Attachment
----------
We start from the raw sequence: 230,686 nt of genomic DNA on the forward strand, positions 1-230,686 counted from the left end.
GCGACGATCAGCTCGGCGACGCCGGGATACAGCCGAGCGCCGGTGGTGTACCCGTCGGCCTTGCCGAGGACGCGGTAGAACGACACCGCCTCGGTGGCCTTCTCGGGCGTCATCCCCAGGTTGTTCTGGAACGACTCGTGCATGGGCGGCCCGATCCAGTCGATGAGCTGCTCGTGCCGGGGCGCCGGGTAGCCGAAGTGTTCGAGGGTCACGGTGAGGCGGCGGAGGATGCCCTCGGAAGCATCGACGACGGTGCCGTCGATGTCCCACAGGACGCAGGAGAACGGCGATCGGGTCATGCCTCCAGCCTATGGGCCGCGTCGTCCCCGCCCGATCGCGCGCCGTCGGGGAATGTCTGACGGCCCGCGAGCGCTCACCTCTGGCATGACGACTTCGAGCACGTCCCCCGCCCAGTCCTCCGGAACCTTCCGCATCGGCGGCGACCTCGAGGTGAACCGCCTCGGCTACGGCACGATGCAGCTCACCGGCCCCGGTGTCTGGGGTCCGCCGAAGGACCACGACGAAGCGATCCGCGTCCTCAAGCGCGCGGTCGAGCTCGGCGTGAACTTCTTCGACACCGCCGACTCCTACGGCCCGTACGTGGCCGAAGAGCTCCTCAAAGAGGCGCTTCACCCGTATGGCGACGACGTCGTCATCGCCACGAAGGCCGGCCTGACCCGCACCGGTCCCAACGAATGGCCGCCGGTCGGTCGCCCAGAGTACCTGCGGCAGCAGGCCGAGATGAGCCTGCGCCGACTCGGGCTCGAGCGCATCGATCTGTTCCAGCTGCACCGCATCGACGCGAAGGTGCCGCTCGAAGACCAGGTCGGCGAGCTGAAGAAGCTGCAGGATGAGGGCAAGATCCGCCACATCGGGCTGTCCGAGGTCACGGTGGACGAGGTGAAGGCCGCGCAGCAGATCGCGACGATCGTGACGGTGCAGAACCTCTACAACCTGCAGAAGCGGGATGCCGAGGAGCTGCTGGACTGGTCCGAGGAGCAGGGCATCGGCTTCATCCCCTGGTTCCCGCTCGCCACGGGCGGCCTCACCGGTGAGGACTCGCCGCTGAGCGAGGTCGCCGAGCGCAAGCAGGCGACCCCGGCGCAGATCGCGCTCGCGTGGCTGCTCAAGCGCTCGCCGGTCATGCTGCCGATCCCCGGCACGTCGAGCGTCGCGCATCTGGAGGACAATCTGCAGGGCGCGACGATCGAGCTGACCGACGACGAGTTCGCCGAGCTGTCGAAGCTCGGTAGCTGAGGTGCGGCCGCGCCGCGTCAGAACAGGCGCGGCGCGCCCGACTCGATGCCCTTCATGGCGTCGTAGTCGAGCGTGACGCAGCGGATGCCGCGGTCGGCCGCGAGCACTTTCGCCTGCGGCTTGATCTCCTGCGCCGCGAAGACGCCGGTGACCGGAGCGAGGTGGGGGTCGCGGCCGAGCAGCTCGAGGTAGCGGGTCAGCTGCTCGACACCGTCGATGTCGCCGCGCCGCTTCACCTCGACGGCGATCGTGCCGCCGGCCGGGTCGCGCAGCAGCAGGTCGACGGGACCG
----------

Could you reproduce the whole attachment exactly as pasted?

We start from the raw sequence: 230,686 nt of genomic DNA on the forward strand, positions 1-230,686 counted from the left end.
GCGACGATCAGCTCGGCGACGCCGGGATACAGCCGAGCGCCGGTGGTGTACCCGTCGGCCTTGCCGAGGACGCGGTAGAACGACACCGCCTCGGTGGCCTTCTCGGGCGTCATCCCCAGGTTGTTCTGGAACGACTCGTGCATGGGCGGCCCGATCCAGTCGATGAGCTGCTCGTGCCGGGGCGCCGGGTAGCCGAAGTGTTCGAGGGTCACGGTGAGGCGGCGGAGGATGCCCTCGGAAGCATCGACGACGGTGCCGTCGATGTCCCACAGGACGCAGGAGAACGGCGATCGGGTCATGCCTCCAGCCTATGGGCCGCGTCGTCCCCGCCCGATCGCGCGCCGTCGGGGAATGTCTGACGGCCCGCGAGCGCTCACCTCTGGCATGACGACTTCGAGCACGTCCCCCGCCCAGTCCTCCGGAACCTTCCGCATCGGCGGCGACCTCGAGGTGAACCGCCTCGGCTACGGCACGATGCAGCTCACCGGCCCCGGTGTCTGGGGTCCGCCGAAGGACCACGACGAAGCGATCCGCGTCCTCAAGCGCGCGGTCGAGCTCGGCGTGAACTTCTTCGACACCGCCGACTCCTACGGCCCGTACGTGGCCGAAGAGCTCCTCAAAGAGGCGCTTCACCCGTATGGCGACGACGTCGTCATCGCCACGAAGGCCGGCCTGACCCGCACCGGTCCCAACGAATGGCCGCCGGTCGGTCGCCCAGAGTACCTGCGGCAGCAGGCCGAGATGAGCCTGCGCCGACTCGGGCTCGAGCGCATCGATCTGTTCCAGCTGCACCGCATCGACGCGAAGGTGCCGCTCGAAGACCAGGTCGGCGAGCTGAAGAAGCTGCAGGATGAGGGCAAGATCCGCCACATCGGGCTGTCCGAGGTCACGGTGGACGAGGTGAAGGCCGCGCAGCAGATCGCGACGATCGTGACGGTGCAGAACCTCTACAACCTGCAGAAGCGGGATGCCGAGGAGCTGCTGGACTGGTCCGAGGAGCAGGGCATCGGCTTCATCCCCTGGTTCCCGCTCGCCACGGGCGGCCTCACCGGTGAGGACTCGCCGCTGAGCGAGGTCGCCGAGCGCAAGCAGGCGACCCCGGCGCAGATCGCGCTCGCGTGGCTGCTCAAGCGCTCGCCGGTCATGCTGCCGATCCCCGGCACGTCGAGCGTCGCGCATCTGGAGGACAATCTGCAGGGCGCGACGATCGAGCTGACCGACGACGAGTTCGCCGAGCTGTCGAAGCTCGGTAGCTGAGGTGCGGCCGCGCCGCGTCAGAACAGGCGCGGCGCGCCCGACTCGATGCCCTTCATGGCGTCGTAGTCGAGCGTGACGCAGCGGATGCCGCGGTCGGCCGCGAGCACTTTCGCCTGCGGCTTGATCTCCTGCGCCGCGAAGACGCCGGTGACCGGAGCGAGGTGGGGGTCGCGGCCGAGCAGCTCGAGGTAGCGGGTCAGCTGCTCGACACCGTCGATGTCGCCGCGCCGCTTCACCTCGACGGCGATCGTGCCGCCGGCCGGGTCGCGCAGCAGCAGGTCGACGGGACCG